Qatar’s flirtation with Russia deepens the irony even further when one considers that Doha has looked to Iran (a key Moscow ally) for help following Saudi Arabia’s Donald Trump induced diplomatic stand-off with the former British protectorate. Still it deepens; in losing a recent court case in Sweden, Russian energy company Gazprom could yet cut off gas supplies to Europe, perhaps during this summer’s World Cup.

The response of some European nations, such as Poland, has been to identify Qatar as a potential alternative source of liquefied natural gas. Supplying new markets in Europe is entirely consistent with the Doha government’s plans to become the world’s biggest LNG producer by 2024.

And this is just a small snapshot of how Qatar goes about its diplomatic business. Here is a country that seeks to simultaneously position itself alongside both Russia and the US, while keeping the likes of Ukraine and Iran onside, at the same time ensuring that France, Britain and China remain allies too. Professor Mehran Kamrava of Georgetown University Doha has referred to Qatar’s approach to international relations as “diplomatic hedging”, a term that would appear to aptly describe Qatar’s successful bid for the right to stage FIFA’s World Cup in 2022. For Doha, the World Cup is the ultimate diplomatic hedge.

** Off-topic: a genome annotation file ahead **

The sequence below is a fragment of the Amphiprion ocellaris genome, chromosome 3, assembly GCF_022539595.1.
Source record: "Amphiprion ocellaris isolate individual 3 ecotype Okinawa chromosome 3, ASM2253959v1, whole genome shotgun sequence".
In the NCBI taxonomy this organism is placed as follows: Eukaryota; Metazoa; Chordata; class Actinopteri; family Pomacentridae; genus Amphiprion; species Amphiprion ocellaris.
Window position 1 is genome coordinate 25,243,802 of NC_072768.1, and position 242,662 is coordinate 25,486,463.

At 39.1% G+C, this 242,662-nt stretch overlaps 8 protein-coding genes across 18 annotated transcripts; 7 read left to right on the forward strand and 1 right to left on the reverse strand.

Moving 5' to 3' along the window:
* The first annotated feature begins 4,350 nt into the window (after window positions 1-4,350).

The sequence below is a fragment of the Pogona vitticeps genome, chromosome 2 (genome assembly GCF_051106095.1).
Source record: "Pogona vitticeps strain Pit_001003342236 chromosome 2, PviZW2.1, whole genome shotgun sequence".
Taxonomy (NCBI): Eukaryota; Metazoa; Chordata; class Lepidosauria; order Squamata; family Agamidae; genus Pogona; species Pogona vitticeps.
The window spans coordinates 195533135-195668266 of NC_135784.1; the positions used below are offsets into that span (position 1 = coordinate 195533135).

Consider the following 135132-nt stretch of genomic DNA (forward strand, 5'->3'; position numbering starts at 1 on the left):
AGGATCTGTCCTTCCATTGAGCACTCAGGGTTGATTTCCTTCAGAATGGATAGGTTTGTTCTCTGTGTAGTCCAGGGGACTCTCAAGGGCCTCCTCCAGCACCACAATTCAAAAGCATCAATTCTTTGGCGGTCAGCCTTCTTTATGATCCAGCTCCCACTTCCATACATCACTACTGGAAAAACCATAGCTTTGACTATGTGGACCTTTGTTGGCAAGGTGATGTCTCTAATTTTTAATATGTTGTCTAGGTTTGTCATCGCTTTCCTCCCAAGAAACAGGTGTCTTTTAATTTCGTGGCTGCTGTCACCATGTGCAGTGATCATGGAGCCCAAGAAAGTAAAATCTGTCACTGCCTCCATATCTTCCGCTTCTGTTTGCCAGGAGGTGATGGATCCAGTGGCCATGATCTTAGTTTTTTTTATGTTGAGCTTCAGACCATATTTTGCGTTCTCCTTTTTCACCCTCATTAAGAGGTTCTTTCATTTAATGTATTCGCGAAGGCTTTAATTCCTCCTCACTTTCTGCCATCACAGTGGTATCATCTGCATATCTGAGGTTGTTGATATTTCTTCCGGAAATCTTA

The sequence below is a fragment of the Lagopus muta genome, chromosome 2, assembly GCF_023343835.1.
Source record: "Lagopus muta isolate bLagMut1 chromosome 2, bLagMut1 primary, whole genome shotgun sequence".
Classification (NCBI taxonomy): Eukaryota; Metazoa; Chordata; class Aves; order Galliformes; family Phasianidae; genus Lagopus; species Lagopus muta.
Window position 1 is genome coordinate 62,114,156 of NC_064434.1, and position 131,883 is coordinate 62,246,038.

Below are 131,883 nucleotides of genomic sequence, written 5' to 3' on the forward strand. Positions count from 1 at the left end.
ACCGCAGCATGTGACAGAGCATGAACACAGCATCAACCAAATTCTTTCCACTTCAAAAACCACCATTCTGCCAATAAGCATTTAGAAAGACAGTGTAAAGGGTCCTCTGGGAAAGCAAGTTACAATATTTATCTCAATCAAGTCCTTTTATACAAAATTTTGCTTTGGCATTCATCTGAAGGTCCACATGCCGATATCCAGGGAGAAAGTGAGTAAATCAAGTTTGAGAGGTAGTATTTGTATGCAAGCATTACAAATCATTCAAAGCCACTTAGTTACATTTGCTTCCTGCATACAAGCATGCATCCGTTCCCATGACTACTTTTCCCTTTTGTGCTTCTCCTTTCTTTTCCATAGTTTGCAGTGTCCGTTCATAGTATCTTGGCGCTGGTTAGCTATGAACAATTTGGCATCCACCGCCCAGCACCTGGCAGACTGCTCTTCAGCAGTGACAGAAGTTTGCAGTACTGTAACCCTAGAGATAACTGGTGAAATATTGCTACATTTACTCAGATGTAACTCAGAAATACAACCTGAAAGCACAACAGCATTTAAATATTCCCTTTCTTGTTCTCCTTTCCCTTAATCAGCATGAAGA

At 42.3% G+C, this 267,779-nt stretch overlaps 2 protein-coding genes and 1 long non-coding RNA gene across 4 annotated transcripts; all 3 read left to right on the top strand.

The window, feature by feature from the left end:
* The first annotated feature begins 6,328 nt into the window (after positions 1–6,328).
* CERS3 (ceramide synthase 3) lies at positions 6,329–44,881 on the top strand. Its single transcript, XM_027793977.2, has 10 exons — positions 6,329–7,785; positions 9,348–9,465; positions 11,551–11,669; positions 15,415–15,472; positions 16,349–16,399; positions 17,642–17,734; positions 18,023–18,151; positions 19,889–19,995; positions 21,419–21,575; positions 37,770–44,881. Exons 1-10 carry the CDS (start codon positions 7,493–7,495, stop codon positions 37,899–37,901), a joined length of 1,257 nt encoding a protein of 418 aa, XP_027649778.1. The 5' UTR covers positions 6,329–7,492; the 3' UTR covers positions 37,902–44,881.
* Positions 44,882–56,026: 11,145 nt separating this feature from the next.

One can imagine a scenario, ten years ago, when cabinet members in the Qatari government (typically people linked to the country’s royal family, as the country does not democratically elect its politicians) asked themselves: “What brings the world together, engenders a feel-good factor, and puts a nation globally center-stage?” Answer: the World Cup – an opportunity to get as many countries, some of which will inevitably be antagonists, in the same place at the same time while at the same time wowing the world with one’s stadiums and infrastructure.

Even the way in which Qatar is going about planning and organizing the World Cup involves classic hedging. Many of the venues have been designed and are being constructed as joint ventures. For instance, the Lusail Iconic Stadium (which will stage the final game of the tournament in 2022) is being built by Qatari constructor HBK Contracting and the China Railway Construction Corporation. Furthermore, in preparation for the competition, the Qatar Football Association has signed deals with the likes of the Iranian and English Football Associations to provide training camp facilities and development assistance.